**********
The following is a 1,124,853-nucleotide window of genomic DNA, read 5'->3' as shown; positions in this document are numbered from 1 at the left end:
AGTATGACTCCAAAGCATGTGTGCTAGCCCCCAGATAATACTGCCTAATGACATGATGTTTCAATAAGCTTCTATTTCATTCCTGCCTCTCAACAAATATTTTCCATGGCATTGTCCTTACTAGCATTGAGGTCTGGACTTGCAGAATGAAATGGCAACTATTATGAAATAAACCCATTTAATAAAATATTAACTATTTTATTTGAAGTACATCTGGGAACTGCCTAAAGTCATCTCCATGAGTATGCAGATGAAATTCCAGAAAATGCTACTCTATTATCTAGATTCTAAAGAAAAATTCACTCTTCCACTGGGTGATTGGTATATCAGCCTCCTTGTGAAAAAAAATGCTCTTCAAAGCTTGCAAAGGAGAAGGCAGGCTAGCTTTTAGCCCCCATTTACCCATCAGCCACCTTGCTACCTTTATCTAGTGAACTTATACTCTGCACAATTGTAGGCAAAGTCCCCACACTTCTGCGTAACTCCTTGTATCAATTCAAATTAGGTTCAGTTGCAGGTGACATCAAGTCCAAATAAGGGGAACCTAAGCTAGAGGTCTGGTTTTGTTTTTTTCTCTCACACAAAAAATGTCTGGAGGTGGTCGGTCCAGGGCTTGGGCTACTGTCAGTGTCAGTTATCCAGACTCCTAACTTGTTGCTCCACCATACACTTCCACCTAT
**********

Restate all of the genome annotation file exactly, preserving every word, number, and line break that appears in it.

The following is a 1,124,853-nucleotide window of genomic DNA, read 5'->3' as shown; positions in this document are numbered from 1 at the left end:
AGTATGACTCCAAAGCATGTGTGCTAGCCCCCAGATAATACTGCCTAATGACATGATGTTTCAATAAGCTTCTATTTCATTCCTGCCTCTCAACAAATATTTTCCATGGCATTGTCCTTACTAGCATTGAGGTCTGGACTTGCAGAATGAAATGGCAACTATTATGAAATAAACCCATTTAATAAAATATTAACTATTTTATTTGAAGTACATCTGGGAACTGCCTAAAGTCATCTCCATGAGTATGCAGATGAAATTCCAGAAAATGCTACTCTATTATCTAGATTCTAAAGAAAAATTCACTCTTCCACTGGGTGATTGGTATATCAGCCTCCTTGTGAAAAAAAATGCTCTTCAAAGCTTGCAAAGGAGAAGGCAGGCTAGCTTTTAGCCCCCATTTACCCATCAGCCACCTTGCTACCTTTATCTAGTGAACTTATACTCTGCACAATTGTAGGCAAAGTCCCCACACTTCTGCGTAACTCCTTGTATCAATTCAAATTAGGTTCAGTTGCAGGTGACATCAAGTCCAAATAAGGGGAACCTAAGCTAGAGGTCTGGTTTTGTTTTTTTCTCTCACACAAAAAATGTCTGGAGGTGGTCGGTCCAGGGCTTGGGCTACTGTCAGTGTCAGTTATCCAGACTCCTAACTTGTTGCTCCACCATACACTTCCACCTAT